Friday, September 11th 2015
The new experiences, learning stages and growth from a child’s summer do not have to end once the seasons change. We believe the progress your child made over the last 8+ weeks can easily transition into your son or daughter’s classroom. Whether your child/teen was successful with communication skills, leadership lessons or from unplugging, you can set up your children for a successful school year by reminding them how successful they were just a few weeks ago.
Communication: Consider the times this summer when your child/teen was at camp and had to do an activity with a peer he/she wouldn’t ordinarily choose to do an activity. Little did your child know that they had to utilize communication skills that may not always come so easily to them? Maybe they were working together on a field or in an art room, maybe they were explaining something to a new counselor or new camper. Teenagers this summer were likely learning how to navigate new campuses and uncharted territories. They had to come together to determine where to go and how to get there. They maybe had to ask a native of the campus for city directions. These simple communication skills can easily be implemented into the classroom during group projects or assignments.
Leadership: Leadership is often juxtaposed with the image of the starting quarterback, but really, leadership is equally as powerful in the smaller roles and doses. When your child volunteered “to go first” when no one else would this summer, that’s a sign of leadership. Whether it be the first one to dive into the lake, the first one to climb the rock wall, or the first one to speak up in an organized seminar or debate, those are all signs of growth from your child’s summer. Remind your child that he or she should feel the same comfort in the classroom that they felt in the summer environment so that they can continue these leadership skills.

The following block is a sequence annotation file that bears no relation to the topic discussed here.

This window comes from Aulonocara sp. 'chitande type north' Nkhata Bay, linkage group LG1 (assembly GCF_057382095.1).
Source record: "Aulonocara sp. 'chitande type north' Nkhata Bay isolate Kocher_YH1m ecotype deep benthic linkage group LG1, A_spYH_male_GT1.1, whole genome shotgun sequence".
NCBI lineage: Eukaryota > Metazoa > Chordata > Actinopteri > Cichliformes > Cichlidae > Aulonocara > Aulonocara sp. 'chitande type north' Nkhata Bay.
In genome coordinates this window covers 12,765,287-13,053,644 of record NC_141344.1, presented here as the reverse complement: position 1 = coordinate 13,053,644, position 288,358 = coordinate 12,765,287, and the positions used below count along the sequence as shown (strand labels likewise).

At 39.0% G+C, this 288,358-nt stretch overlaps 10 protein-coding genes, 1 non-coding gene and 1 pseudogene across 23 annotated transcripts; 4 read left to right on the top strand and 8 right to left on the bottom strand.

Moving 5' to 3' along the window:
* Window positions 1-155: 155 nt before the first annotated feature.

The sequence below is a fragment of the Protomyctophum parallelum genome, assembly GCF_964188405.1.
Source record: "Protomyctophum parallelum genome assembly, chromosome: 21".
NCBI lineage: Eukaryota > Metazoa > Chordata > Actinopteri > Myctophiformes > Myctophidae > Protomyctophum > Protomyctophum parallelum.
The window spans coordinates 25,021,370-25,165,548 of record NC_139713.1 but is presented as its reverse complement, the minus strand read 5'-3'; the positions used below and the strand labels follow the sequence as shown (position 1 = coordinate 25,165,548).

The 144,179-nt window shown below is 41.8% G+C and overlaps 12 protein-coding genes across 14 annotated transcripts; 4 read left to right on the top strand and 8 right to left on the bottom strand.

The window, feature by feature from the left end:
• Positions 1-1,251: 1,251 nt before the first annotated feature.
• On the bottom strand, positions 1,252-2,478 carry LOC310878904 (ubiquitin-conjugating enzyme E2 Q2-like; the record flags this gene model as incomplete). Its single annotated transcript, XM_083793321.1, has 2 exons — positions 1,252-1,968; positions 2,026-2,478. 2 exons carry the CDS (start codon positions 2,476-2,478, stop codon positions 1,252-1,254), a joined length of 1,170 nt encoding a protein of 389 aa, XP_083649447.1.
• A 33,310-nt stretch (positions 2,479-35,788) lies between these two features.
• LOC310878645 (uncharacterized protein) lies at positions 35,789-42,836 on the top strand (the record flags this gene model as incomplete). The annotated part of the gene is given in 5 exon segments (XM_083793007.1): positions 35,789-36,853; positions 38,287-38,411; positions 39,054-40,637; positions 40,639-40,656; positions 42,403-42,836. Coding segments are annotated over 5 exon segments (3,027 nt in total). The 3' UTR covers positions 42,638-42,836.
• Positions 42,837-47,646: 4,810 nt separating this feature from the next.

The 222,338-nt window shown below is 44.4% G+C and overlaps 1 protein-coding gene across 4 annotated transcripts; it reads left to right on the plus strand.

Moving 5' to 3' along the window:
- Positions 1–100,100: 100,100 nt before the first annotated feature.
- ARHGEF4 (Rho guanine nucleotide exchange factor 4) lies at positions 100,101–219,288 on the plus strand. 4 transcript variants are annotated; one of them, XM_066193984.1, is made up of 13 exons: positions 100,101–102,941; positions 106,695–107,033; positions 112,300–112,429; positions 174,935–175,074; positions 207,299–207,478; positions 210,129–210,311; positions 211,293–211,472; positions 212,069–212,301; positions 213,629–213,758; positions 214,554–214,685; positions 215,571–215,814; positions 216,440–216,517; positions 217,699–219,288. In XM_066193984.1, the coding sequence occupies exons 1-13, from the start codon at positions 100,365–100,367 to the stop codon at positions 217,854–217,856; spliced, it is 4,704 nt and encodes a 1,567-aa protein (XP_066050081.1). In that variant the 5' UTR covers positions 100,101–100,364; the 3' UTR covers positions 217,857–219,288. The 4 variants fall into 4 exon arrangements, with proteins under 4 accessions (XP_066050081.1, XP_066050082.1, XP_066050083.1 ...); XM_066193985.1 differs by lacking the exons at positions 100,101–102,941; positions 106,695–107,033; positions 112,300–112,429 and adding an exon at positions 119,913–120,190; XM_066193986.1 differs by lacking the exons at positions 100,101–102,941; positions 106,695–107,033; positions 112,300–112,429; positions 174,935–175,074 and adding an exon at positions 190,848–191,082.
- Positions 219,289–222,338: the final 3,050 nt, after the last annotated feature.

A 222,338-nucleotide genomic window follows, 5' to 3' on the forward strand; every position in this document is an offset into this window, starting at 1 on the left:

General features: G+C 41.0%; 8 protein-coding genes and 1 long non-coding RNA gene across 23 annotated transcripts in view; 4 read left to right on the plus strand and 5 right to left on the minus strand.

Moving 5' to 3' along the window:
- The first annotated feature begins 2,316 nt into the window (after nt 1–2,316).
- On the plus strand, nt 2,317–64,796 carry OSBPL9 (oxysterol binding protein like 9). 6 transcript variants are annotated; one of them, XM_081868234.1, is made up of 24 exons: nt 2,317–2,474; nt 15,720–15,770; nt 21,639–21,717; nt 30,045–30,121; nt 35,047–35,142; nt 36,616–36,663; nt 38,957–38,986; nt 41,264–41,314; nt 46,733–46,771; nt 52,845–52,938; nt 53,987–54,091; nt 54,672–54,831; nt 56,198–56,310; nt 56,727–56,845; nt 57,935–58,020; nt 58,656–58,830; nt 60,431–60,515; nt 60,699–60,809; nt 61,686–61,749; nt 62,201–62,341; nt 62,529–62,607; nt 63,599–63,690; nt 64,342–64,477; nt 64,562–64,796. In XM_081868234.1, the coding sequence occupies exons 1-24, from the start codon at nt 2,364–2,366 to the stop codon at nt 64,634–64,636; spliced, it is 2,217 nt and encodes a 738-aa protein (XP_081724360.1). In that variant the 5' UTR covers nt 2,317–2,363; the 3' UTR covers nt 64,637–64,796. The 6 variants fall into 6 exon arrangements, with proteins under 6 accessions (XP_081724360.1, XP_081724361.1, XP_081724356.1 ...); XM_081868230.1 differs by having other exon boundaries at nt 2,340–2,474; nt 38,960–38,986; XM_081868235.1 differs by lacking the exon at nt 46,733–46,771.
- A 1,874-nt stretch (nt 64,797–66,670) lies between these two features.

Unplug: When a summer program or camp sets strict technology boundaries and policies, it forces campers and teenagers to learn how to socialize and entertain themselves (again). Putting down the tablets and games over the summer is very healthy for social and emotional intelligence and development. Your child was able to get caught up in activities and hardly miss, or think about, the latest apps at home. This lesson of all three might be the most difficult one to overcome this school year, encouraging less use of their laptops and tablets.
By creating good habits these first few weeks of the daily routine of school, your child can become more engaged in academics and other kinds of projects, sports or activities.